Loneliness is a huge problem among older people here in the UK. As we have an ageing population, the number of people suffering from loneliness is on the rise, and this can cause several health problems. Therefore it’s important to try and maintain a good social network as you get older.
Today’s post will firstly look at the dangers of loneliness, before moving onto some tips on how you can maintain a strong social network.
More and more older people are suffering from loneliness, and it is putting their health at risk according to several reports published over the last couple of years. It has been said that:
- Being lonely and isolated can raise the risk of heart disease by 29% and a stroke by 32%.
- Loneliness can be deadlier than obesity, with one study suggesting that lonely people had a 50% increased risk of earth death, compared to those with good social connections. This was compared to an increase of around 30% before the age of 70 from obesity.
- Being lonely can increase the risk of dementia by 64%.
It’s a problem that doesn’t seem to be going anywhere soon, especially as our population continues to age. According to the Campaign to End Loneliness website, 17% of older people are in contact with family, friends and neighbours less than once a week and 11% are in contact less than once a month. They also say that around 51% of people over the age of 75 live alone.
Fortunately, there are things that you can do to help maintain a strong social network as you get older. Here’re five suggestions to help you.
1. Organise Regular Meetings with Friend and Family
Communication is the key to beating loneliness. If you have friends and family in the local area, it’s important to communicate as often as possible and to try and arrange catch-ups with them. A strong social network is one that includes several events and catch-ups.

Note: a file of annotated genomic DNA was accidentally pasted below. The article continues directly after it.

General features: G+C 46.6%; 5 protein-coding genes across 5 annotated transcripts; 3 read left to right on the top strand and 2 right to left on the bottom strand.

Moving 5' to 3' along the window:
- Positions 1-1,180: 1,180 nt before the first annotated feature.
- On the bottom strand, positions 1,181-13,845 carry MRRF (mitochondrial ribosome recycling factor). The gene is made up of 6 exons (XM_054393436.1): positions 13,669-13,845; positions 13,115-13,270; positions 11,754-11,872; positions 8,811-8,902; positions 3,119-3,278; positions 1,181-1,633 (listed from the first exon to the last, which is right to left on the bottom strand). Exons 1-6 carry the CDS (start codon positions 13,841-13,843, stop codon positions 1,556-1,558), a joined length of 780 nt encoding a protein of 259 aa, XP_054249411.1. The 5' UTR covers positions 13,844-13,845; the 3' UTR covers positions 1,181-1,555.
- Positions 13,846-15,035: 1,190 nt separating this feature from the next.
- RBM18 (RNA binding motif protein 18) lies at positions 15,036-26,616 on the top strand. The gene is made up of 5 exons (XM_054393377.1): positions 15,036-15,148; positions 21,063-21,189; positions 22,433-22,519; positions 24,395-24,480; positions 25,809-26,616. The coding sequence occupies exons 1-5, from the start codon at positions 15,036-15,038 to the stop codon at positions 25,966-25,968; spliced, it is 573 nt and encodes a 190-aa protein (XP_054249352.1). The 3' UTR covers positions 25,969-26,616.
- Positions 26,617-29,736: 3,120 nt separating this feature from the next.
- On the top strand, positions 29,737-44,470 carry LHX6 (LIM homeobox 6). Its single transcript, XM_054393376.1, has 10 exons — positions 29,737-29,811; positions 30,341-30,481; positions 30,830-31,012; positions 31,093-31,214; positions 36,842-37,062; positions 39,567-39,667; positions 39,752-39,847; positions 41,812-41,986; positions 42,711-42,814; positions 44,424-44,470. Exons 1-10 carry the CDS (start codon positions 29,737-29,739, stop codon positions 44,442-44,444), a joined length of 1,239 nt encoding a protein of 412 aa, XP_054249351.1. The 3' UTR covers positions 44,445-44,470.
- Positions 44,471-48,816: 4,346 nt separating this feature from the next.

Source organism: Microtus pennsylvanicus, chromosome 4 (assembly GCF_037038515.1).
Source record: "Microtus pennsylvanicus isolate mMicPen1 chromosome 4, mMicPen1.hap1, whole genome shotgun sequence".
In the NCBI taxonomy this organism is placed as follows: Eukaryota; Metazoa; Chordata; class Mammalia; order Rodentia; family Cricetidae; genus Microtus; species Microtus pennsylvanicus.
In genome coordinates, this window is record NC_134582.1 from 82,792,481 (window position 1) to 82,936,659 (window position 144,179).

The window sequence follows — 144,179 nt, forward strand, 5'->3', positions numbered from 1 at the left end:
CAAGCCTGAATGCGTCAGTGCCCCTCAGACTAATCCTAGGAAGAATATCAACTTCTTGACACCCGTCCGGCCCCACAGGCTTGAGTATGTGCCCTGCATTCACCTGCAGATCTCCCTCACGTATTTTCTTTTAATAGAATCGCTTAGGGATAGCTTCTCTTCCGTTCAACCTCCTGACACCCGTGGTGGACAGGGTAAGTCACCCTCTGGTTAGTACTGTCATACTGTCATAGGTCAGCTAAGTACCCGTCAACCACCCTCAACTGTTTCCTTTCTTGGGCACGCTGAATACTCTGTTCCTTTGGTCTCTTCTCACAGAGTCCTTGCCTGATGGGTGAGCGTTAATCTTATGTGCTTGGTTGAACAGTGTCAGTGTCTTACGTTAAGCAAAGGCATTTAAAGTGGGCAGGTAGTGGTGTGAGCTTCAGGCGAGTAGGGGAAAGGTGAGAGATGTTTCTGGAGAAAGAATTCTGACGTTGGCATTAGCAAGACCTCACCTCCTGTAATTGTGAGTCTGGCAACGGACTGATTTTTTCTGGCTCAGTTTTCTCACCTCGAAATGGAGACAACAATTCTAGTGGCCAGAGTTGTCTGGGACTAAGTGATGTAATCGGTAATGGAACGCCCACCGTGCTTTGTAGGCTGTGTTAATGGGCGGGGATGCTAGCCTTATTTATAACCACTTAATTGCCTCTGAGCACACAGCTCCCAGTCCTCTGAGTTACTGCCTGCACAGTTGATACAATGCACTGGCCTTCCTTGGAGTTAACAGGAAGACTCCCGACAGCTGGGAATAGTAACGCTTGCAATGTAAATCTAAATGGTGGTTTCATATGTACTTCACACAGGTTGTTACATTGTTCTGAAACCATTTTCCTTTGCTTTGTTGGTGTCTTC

The possibilities are endless here, and your family and closest friends are going to want to see you as often as possible. For example, you could:
- Invite your family round for Sunday Dinner every other week.
- Arrange a weekly meet-up with friends at the pub, perhaps for the quiz night.
- Offer to look after your grandchildren on the weekend.
- If you’re a football fan, arrange a game in the evening or go to the local match with your friends.
These are just a few suggestions and, of course, you probably have many more ideas that are based on the interests of you and your loved ones. Loneliness only begins to be a problem once communication has slowed down… so keep in touch as often as you can.
2. Embrace Social Media
If your family or closest friends have moved away and communication is rare then you should try and embrace social media. More older people are creating accounts on websites such as Facebook and Instagram, with the number of over 75s using social media doubling between 2016 and 2017.
Facebook allows you to add your loved ones as ‘friends’ on your profile. Doing so will mean that you can message them by using Facebook’s instant messenger, see their uploaded photographs, comment on their photographs and status, and generally keep up with what they are getting up to in their lives.
Skype can arguably combat loneliness further as it offers international video calling. By having Skype on your computer, tablet or mobile phone you will be able to speak to and see your loved ones, no matter where they are in the country or world. In the last few years, Skype has also managed to crack the multi-video call service, which means you can connect to several friends at the same time – all from the comfort of your sofa.